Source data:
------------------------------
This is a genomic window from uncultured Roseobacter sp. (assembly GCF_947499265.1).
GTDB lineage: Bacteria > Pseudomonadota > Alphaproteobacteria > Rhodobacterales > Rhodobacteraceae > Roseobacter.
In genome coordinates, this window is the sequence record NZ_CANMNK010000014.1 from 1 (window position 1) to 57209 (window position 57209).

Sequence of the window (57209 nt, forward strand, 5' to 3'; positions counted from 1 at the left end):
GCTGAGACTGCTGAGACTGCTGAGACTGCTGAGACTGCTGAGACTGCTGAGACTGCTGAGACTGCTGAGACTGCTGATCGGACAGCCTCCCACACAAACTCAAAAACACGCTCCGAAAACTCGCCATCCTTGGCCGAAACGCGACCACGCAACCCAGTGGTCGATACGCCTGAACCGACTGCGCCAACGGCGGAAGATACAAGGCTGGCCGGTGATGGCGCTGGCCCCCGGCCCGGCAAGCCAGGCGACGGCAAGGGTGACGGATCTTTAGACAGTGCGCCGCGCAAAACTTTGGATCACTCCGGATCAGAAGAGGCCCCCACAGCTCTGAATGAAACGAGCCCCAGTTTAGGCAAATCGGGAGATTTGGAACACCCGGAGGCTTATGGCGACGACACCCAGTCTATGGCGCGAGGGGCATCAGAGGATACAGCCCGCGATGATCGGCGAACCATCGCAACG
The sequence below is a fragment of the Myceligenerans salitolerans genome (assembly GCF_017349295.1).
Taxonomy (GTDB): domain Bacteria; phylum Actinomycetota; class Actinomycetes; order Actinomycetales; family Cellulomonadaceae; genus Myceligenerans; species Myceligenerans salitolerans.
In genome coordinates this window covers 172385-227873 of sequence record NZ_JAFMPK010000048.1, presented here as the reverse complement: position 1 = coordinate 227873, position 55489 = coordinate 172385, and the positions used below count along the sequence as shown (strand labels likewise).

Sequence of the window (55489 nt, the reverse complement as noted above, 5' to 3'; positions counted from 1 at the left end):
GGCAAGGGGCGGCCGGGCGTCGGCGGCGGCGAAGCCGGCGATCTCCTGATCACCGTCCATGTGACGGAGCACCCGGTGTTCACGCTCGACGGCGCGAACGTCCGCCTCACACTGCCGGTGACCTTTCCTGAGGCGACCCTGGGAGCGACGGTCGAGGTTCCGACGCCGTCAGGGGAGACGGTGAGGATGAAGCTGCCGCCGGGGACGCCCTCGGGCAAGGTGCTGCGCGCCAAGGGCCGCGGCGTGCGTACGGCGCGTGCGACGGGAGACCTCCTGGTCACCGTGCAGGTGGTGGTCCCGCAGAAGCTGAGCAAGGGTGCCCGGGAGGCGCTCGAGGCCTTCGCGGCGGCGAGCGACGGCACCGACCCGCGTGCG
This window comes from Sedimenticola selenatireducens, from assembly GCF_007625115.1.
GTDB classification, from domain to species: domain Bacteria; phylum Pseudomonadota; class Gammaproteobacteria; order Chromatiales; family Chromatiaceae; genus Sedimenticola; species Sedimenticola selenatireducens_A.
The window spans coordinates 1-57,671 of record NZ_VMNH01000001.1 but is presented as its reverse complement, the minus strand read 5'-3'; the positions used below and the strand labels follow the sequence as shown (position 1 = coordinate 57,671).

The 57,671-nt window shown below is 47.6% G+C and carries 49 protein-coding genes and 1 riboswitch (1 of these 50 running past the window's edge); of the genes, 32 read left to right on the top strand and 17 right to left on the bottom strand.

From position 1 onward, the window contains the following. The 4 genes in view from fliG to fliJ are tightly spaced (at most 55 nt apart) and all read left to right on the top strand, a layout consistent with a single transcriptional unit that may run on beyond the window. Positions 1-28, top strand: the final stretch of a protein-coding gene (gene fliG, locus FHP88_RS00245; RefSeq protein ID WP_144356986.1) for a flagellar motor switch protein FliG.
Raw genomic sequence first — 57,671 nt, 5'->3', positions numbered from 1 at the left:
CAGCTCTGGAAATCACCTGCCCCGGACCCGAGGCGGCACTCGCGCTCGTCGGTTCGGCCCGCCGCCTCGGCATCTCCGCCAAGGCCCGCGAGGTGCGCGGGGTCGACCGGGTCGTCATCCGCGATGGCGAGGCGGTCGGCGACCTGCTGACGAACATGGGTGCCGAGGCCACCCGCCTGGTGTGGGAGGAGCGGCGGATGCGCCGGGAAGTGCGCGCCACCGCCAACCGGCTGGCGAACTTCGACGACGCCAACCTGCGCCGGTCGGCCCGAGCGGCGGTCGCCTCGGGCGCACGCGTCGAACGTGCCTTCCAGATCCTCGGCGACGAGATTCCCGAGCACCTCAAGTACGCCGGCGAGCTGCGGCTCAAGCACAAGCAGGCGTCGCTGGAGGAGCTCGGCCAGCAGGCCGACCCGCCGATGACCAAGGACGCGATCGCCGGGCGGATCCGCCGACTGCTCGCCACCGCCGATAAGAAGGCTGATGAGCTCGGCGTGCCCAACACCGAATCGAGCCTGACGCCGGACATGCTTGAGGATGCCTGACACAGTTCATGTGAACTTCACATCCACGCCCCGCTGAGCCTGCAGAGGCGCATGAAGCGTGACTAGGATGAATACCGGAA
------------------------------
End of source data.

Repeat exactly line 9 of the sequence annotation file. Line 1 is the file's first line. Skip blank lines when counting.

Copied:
Sequence of the window (55489 nt, the reverse complement as noted above, 5' to 3'; positions counted from 1 at the left end):